An instantly iconic photo captured the chaos of the scene: 39-year-old Maria Meza, wearing a Disney "Frozen" T-shirt, gripping the arms of her two young daughters — one in diapers — as they raced to escape the clouds of tear gas just behind them.

President Donald Trump, who previously opined that U.S. troops elsewhere along the border should shoot at those who threw rocks at them, defended the tear gassing, saying some in the migrant crowd flung rocks at Border Patrol agents. It is hard to believe the agents had no other recourse than to indiscriminately fire tear gas cartridges into the sovereign land of Mexico. Mexican officials rightly have called for an "exhaustive investigation." More must be known about this incident, which clearly crossed several lines in the severity of the U.S. response.

While not lethal, tear gas is a harmful substance that can cause severe eye pain, chemical skin burns, respiratory distress and pulmonary damage. Those effects are magnified in children, who also can suffer trauma from being gassed. Though used in this and other countries for riot control, the use of tear gas in war is prohibited by international treaties.

As we've written repeatedly, the U.S. has the right and obligation to control its borders. However, there also is little question that Trump's constant demonization of immigrants in general, his use of the "caravan" as a political prop during the midterm elections and his overly aggressive rhetoric and harsh policies have needlessly escalated the tensions that now exist at the border.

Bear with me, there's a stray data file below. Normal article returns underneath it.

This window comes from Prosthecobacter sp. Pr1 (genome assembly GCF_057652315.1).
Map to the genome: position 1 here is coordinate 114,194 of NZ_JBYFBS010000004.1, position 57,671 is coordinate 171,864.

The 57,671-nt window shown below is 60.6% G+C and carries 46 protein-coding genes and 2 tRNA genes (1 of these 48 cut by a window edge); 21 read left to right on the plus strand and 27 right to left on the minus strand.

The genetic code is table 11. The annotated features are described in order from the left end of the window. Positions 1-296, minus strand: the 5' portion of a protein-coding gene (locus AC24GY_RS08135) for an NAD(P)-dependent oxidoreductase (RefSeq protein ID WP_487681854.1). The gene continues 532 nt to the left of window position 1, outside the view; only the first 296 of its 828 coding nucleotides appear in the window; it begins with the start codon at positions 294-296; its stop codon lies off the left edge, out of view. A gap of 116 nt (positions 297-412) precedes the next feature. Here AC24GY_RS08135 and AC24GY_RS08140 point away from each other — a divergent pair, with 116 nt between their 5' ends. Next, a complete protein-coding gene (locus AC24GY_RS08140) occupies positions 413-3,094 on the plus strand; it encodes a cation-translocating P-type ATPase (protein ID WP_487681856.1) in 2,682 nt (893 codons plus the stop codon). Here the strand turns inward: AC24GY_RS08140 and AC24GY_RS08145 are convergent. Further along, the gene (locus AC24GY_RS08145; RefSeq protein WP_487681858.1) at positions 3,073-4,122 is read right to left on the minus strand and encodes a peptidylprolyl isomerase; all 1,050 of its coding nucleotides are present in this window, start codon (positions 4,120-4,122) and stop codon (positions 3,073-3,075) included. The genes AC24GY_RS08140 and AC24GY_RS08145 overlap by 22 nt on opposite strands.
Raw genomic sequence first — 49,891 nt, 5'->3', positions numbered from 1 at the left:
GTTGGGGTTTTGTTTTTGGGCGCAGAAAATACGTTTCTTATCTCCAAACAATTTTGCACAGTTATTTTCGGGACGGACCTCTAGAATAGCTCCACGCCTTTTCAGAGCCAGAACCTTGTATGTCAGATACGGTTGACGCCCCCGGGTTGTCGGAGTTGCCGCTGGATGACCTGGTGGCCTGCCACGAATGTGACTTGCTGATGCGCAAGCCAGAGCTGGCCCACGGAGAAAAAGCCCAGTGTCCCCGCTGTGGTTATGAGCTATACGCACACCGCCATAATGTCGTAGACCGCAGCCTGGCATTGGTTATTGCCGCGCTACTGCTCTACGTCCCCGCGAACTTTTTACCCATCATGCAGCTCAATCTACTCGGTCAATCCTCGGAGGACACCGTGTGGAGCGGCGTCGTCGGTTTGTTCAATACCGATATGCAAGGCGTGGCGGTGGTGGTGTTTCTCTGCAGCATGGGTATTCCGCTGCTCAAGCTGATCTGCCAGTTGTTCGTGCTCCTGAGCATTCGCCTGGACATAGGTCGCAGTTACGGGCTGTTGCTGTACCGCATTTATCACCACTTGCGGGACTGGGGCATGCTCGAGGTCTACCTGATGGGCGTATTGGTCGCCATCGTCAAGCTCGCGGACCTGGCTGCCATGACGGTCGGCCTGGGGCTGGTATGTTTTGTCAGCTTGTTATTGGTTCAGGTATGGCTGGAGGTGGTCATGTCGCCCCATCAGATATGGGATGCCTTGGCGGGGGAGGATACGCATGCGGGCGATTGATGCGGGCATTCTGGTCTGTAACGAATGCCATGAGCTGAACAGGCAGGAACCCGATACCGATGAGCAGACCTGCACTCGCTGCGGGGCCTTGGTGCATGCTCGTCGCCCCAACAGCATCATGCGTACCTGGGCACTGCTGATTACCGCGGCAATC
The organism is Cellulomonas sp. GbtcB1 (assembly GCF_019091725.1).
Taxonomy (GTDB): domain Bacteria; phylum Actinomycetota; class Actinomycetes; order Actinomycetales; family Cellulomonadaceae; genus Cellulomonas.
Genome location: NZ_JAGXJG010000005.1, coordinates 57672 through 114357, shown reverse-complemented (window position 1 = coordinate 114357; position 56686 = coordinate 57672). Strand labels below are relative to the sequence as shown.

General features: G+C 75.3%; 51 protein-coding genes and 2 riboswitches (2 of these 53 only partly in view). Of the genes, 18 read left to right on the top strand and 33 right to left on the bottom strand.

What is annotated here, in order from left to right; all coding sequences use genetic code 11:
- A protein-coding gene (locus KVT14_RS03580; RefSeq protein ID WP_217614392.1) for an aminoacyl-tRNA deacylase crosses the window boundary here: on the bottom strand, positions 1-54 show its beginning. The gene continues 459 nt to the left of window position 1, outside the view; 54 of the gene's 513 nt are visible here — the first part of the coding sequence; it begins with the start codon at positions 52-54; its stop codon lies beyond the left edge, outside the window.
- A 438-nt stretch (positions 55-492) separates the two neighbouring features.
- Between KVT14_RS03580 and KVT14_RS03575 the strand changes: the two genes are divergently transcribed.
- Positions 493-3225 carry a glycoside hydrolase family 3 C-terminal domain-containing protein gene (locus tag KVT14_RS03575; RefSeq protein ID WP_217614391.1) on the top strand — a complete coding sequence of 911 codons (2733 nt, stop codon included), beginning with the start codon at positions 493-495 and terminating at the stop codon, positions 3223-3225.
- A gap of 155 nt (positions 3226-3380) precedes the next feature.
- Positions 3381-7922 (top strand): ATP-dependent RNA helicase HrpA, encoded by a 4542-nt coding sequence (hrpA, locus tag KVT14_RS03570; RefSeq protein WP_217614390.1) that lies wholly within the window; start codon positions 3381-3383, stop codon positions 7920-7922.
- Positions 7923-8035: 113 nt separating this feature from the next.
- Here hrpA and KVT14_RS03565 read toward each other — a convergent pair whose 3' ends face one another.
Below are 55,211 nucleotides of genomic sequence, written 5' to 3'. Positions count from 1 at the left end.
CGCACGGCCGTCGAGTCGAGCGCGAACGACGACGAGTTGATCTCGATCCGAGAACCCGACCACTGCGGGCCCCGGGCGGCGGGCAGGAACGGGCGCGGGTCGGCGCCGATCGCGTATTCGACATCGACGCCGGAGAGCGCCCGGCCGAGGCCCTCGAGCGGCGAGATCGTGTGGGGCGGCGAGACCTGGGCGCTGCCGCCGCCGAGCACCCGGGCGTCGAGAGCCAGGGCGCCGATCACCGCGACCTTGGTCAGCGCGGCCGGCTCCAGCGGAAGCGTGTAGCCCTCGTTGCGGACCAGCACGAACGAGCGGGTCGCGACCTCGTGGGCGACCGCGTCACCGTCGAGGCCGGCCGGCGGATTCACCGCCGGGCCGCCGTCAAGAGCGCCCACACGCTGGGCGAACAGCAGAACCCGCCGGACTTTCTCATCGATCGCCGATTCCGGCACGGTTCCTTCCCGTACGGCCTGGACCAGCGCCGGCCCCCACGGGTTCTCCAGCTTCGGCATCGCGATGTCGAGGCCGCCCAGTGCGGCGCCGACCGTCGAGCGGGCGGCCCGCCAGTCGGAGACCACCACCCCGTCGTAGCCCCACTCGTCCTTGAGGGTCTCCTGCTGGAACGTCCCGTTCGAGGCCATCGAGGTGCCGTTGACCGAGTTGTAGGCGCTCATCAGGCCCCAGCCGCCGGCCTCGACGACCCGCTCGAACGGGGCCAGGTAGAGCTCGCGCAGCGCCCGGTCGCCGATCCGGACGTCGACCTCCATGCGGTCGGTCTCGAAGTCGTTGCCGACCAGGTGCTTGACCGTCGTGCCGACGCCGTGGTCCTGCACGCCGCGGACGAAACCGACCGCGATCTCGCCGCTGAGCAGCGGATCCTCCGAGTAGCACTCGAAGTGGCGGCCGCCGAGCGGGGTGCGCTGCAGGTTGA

Avenues for refugees, asylum-seekers and others who seek paths to legal entry have been constricted needlessly under this president. Mexico has sought — and still seeks — cooperation with this country on comprehensive immigration reform that could head off some of these issues but has yet to find a receptive audience in this administration.

Trump and his functionaries have decried parents who would put their children in harm's way by bringing them to the border. Have they considered the level of fear it would take to force a mother to walk with her children from Honduras to the U.S. port of entry at San Ysidro, California?

Border Patrol agents late last week confirmed that one 26-year-old Guatemalan mother of two attempted to scale a border fence there, fell and was hurt when she was impaled by rebar. Her children, ages 3 and 5, were taken into Border Patrol custody. These are among the people Trump has vilified as "criminals" and "rough people." Other asylum-seekers have said they have no choice but to try again because they fear gang violence and death threats in their home countries.

This is a humanitarian crisis, and the U.S. must find a humane way of dealing with it. Trump's threats to cut off aid to already-impoverished countries and to close off the southern border — with all the economic impacts that would carry for both nations — is a cruel and shortsighted path that will solve little.